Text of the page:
What is it?
We all know it, and yet there is still something mildly grating about a C300d not having a creamy 3.0-litre engine.
In fairness, car manufacturers have by now figured out how to make an engine of just about any configuration feel as refined as it needs to, even though BMW still fits a straight-six diesel to the 330d. Instead, the most powerful diesel C-Class comes with a 261bhp twin-turbo 2.0-litre, assisted by a 48V mild-hybrid system.
With the whole C-Class range now being four-cylinder only, it’s almost as though what powers it is incidental, and features like the revamped MBUX multimedia system are of greater importance in a new model. Whatever the case might be, the traditional elements such as the engine and suspension behaviour still need to stack up.
This C300d was also our first opportunity to sample a right-hand-drive example of the new C-Class in near UK spec. Although our test car was still a mix of AMG Line Premium and AMG Line Premium Plus, it was representative in that all C300d's in the UK come as some variation of AMG Line, including its sports suspension and 18in or 19in wheels. And that’s not necessarily a good thing.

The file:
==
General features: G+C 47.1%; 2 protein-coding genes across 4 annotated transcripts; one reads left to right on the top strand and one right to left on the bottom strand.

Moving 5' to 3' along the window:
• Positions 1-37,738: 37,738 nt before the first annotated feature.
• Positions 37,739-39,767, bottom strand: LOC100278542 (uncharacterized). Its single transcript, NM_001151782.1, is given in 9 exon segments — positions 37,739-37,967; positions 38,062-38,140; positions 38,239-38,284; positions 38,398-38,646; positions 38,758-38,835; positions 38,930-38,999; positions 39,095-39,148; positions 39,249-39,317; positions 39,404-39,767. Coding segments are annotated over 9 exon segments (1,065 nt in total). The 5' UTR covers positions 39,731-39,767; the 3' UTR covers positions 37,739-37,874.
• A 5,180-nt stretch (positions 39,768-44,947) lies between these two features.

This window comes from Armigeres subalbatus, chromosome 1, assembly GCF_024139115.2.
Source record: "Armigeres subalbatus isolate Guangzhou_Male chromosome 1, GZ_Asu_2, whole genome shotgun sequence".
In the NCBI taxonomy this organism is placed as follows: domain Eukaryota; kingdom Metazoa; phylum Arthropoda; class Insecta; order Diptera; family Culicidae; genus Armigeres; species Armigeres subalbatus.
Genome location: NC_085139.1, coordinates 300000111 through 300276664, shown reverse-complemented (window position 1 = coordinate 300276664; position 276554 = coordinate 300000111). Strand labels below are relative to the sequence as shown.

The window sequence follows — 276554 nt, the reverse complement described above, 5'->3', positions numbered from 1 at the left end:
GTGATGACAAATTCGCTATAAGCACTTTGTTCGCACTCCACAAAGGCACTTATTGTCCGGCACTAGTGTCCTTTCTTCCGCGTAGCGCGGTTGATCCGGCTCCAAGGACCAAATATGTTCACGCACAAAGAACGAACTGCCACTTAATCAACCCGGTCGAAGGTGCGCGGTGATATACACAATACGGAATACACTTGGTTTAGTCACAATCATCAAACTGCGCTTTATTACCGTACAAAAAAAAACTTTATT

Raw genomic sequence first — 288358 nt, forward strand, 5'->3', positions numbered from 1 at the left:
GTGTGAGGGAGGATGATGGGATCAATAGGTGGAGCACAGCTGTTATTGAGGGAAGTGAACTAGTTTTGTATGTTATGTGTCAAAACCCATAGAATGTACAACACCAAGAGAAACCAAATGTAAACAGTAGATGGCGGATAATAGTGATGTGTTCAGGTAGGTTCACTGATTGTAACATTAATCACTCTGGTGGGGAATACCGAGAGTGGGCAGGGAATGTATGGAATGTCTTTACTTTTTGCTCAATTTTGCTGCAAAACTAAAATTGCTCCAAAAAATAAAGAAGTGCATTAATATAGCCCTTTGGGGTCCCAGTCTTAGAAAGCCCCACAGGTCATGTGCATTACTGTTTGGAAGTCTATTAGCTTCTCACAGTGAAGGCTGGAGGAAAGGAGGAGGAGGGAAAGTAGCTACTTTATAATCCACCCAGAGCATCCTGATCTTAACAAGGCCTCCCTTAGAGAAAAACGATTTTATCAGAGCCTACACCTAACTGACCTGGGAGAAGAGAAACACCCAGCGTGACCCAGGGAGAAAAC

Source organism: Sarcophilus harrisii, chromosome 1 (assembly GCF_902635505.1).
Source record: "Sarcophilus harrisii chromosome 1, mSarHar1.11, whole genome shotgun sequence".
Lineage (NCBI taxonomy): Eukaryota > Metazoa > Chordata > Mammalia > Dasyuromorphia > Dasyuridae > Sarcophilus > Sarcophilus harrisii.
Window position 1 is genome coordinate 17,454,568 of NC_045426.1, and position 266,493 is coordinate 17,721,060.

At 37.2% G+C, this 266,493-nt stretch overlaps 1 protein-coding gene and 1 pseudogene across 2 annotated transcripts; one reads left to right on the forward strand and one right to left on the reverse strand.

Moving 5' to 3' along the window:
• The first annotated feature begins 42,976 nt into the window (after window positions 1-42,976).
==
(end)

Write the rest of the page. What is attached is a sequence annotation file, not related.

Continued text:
What's it like?
The natural order of things is that a BMW 3 Series is firm but engaging to drive, while a C-Class trades some sharpness for ultimate refinement. The reality is that the big wheels crash through surface imperfections and that the body never quite settles down over a bumpy road, either, reactively following the surface rather than smoothing it out for its occupants.
On previous generations, air suspension was an option, but UK cars now all come on the confusingly named ‘Selective Damping System’. They are not adaptive dampers with different selectable settings, but passive dampers that supposedly react differently to high- and low-frequency inputs. Actual adaptive dampers are offered in other countries, so Mercedes UK should really reconsider, because the C-Class needs them.
The C-Class steers pleasingly enough, with reassuring heft, precision and turn-in, but if you want a driver’s car, there are still better choices available, because it’s a little too stodgy to call it fun.
At least Mercedes hasn’t forgotten how to make engines and gearboxes. With 261bhp and 406lb ft, it’s more than brisk enough in all situations. It has a fairly typical refined four-cylinder diesel sound, although if we’re nitpicking, there are quieter units around. It works seamlessly with both the nine-speed automatic and the mild-hybrid system, which lets the engine shut down when coasting to a stop.